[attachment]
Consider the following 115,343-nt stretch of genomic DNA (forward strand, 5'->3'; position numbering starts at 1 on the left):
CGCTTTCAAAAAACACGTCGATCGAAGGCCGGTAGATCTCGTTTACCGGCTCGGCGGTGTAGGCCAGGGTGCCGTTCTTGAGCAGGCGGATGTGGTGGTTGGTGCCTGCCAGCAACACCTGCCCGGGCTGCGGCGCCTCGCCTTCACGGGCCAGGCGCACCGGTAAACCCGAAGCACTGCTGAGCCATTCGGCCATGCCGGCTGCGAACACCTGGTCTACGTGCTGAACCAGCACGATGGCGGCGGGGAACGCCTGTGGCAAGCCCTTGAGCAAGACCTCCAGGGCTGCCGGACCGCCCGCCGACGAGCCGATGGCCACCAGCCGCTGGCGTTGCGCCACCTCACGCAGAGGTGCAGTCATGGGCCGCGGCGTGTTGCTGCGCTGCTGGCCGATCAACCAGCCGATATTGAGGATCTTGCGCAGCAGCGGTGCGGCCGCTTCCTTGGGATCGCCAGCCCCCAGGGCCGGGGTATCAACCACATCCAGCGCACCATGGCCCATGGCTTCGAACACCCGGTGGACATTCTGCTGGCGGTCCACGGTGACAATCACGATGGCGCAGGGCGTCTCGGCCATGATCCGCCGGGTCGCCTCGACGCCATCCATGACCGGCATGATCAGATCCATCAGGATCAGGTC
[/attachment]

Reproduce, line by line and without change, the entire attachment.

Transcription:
Consider the following 115,343-nt stretch of genomic DNA (forward strand, 5'->3'; position numbering starts at 1 on the left):
CGCTTTCAAAAAACACGTCGATCGAAGGCCGGTAGATCTCGTTTACCGGCTCGGCGGTGTAGGCCAGGGTGCCGTTCTTGAGCAGGCGGATGTGGTGGTTGGTGCCTGCCAGCAACACCTGCCCGGGCTGCGGCGCCTCGCCTTCACGGGCCAGGCGCACCGGTAAACCCGAAGCACTGCTGAGCCATTCGGCCATGCCGGCTGCGAACACCTGGTCTACGTGCTGAACCAGCACGATGGCGGCGGGGAACGCCTGTGGCAAGCCCTTGAGCAAGACCTCCAGGGCTGCCGGACCGCCCGCCGACGAGCCGATGGCCACCAGCCGCTGGCGTTGCGCCACCTCACGCAGAGGTGCAGTCATGGGCCGCGGCGTGTTGCTGCGCTGCTGGCCGATCAACCAGCCGATATTGAGGATCTTGCGCAGCAGCGGTGCGGCCGCTTCCTTGGGATCGCCAGCCCCCAGGGCCGGGGTATCAACCACATCCAGCGCACCATGGCCCATGGCTTCGAACACCCGGTGGACATTCTGCTGGCGGTCCACGGTGACAATCACGATGGCGCAGGGCGTCTCGGCCATGATCCGCCGGGTCGCCTCGACGCCATCCATGACCGGCATGATCAGATCCATCAGGATCAGGTC